Stay street wise: Samba schools are almost always located at the entrance of a favela. Never, ever wander there on your own at night, there are organised tours that can take you with a local guide usually a resident from the local favela the School is located in.
Travel to the beaches beyond Barra da Tijuca – For most Barra da Tijuca is the furthest they would get while in Rio. I would personally just skip Barra da Tijuca overall – I think it is nothing more than a cemented outskirt trying hard to imitate Miami – and head straight for the full of natural beauty beaches of Prainha, Grumari. You can easily reach those from Ipanema within 1 hour and make a day trip out of it. Stop at one of Guaratiba’s fish taverns for the freshest seafood in Rio.
Beyond Barra da Tijuca
Hike to the top of Dois Irmãos – Depending on your hiking levels, effort will be different. For serious hikers this is a relatively easy trail. It took me around 40 minutes to do the steep 2km hike to the top and around 30 mins to descend. I won’t lie it was easy, but the final views rewarded me for every sweat and tear I shed along the way. One of the best activities I have done in Rio. Because it is a relatively newly discovered trail it still hasn’t got many crowds. I got the top almost to myself. It felt special. On your way down stop for a well deserved cold drink at any of Vidigal’s bodegas.
How to get there: Take a taxi to Favela Vidigal. Taxis cannot enter Vidigal so from the entrance, where you will be dropped off, you have three options to reach the top of the favela where you will be starting your hike: 1. walk it – but it is a very steep walk up the hill and it will take a good 45 mins 2. take a mototaxi (5 reais) – we went for this option. I found it an equally exhilarating and scary experience and one I won’t be repeating any time soon! Make sure you wear the helmet 3. Take a van to the top (just 2.5 reais), make sure you tell the driver that you want to get off at the top for the hike – I took the van on my way down and it is definitely the safest and preferred option.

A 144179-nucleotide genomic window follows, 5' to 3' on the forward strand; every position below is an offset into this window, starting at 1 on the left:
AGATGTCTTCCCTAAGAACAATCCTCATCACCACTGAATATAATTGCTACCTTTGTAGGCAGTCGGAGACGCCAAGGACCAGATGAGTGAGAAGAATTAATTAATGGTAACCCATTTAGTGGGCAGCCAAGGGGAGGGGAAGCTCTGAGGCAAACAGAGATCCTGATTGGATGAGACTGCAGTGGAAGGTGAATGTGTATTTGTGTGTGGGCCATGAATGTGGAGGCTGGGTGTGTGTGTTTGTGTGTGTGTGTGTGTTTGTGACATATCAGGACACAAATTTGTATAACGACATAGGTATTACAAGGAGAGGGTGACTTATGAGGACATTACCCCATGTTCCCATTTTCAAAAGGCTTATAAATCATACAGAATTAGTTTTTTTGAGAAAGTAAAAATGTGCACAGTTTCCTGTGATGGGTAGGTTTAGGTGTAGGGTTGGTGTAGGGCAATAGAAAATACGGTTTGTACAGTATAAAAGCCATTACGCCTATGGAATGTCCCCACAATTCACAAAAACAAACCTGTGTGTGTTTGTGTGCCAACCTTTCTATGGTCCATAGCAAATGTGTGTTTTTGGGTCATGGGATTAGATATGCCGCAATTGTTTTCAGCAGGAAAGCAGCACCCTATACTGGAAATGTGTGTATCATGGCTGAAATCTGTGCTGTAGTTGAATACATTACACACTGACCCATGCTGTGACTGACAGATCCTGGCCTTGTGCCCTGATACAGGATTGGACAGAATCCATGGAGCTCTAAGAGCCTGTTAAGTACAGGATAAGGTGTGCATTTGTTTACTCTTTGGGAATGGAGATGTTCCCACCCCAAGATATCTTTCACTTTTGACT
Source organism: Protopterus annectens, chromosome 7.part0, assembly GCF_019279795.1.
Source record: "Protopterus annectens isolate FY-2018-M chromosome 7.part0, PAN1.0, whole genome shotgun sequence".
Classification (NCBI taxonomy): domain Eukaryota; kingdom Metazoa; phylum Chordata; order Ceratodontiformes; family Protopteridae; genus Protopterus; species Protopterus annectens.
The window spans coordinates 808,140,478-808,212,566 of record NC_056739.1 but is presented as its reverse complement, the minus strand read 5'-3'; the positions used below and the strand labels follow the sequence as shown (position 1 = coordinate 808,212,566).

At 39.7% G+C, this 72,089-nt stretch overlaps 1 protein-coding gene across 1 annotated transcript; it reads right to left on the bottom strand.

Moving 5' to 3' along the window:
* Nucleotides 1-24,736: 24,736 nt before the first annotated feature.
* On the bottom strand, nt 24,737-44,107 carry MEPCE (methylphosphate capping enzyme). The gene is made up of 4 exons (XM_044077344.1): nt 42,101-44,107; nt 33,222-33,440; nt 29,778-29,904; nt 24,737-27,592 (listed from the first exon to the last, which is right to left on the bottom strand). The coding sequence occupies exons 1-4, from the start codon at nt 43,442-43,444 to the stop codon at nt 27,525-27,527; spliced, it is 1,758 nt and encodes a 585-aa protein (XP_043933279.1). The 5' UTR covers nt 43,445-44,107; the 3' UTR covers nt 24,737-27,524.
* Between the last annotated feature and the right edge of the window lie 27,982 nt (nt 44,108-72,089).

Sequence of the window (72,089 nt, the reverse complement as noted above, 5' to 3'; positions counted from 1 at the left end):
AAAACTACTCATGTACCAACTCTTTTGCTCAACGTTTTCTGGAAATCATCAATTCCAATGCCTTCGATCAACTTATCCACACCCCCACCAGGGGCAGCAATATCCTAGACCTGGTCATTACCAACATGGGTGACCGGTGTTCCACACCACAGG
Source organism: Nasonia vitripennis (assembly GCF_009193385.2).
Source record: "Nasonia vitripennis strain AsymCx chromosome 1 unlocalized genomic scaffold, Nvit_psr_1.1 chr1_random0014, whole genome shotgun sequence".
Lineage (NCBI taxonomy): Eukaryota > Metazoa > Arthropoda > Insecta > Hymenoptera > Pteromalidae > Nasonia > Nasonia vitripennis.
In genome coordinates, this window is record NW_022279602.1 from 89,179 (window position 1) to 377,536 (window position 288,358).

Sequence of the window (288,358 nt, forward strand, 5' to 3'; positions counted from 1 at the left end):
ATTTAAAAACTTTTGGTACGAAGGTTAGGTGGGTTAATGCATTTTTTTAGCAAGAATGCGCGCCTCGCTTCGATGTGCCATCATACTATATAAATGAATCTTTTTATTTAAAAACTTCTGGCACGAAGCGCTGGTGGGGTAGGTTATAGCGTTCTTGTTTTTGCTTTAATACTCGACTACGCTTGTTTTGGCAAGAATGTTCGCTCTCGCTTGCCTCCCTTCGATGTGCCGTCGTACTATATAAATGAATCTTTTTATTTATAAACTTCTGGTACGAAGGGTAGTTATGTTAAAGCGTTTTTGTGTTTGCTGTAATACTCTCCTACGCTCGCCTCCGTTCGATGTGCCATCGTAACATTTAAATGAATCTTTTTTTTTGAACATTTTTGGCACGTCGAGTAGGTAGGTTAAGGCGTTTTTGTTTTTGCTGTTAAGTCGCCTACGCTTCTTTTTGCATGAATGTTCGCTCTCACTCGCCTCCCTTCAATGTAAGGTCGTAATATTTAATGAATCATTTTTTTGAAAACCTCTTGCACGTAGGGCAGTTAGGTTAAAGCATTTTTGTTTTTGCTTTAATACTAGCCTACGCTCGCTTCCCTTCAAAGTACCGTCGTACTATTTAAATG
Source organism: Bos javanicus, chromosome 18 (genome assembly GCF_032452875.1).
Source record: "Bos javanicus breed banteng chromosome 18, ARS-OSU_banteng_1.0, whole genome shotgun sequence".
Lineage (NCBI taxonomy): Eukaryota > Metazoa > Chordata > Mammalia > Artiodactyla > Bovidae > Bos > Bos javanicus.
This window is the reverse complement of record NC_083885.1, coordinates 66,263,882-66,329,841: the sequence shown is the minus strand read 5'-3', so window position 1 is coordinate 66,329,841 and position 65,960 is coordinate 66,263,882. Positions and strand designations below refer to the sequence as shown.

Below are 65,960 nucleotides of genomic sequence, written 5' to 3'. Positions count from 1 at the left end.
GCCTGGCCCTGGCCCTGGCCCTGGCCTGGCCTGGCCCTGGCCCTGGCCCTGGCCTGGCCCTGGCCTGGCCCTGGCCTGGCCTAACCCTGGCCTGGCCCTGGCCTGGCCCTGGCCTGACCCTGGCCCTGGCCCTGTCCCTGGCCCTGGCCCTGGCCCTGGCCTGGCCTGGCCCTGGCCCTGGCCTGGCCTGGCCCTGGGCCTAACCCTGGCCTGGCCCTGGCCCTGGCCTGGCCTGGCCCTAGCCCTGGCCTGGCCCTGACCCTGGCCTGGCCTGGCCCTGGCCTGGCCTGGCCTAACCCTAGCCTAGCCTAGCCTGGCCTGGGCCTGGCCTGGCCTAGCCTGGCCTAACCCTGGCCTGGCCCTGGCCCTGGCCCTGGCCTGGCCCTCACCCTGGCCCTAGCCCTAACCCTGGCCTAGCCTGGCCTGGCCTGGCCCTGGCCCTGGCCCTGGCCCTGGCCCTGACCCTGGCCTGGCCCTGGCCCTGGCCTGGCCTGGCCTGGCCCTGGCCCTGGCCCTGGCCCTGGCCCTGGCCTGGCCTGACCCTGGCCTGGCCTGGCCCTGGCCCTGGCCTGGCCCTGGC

Take with you: the absolute necessary (water, phone, money, maybe a small camera) as it is a long walk and you want to be as comfortable as possible.
Stay street wise: although Vidigal is pacified, you will notice the Pacification Unit as soon as you enter, it is still a favela and entry is at your own peril. I found it quiet and people very friendly but of course noone can guarantee anyone’s safety. There are organised tours for this hike but I am not sure they will add any more safety than organising the hike with a group of friends. The tour will only add a quite considerable fee to an activity that can cost you only a few reais. Make sure you allow plenty of time to descend before dark and don’t set off to do the hike alone.
Take a walk at historic Centro – often overseen by tourists, Rio’s downtown district has a number of architectural jewels such as the Candelaria Church, Paço Imperial, Theatro Municipal and the National Historical Museum.
Stay street wise: this is also the business district, go during the day on weekdays when it is buzzing and avoid evenings and the weekends as it is almost deserted.
Go to a Funk Party – This is a great local experience. Always go with a local or with an organised tour like Be a Local or through the Favela Tour a company run by local residents of Favela Rocinha.
Stay street wise: I mentioned above but repeating. Go with a local connection or with an organised tour, don’t go by yourself even if you have a big group of other tourists with you.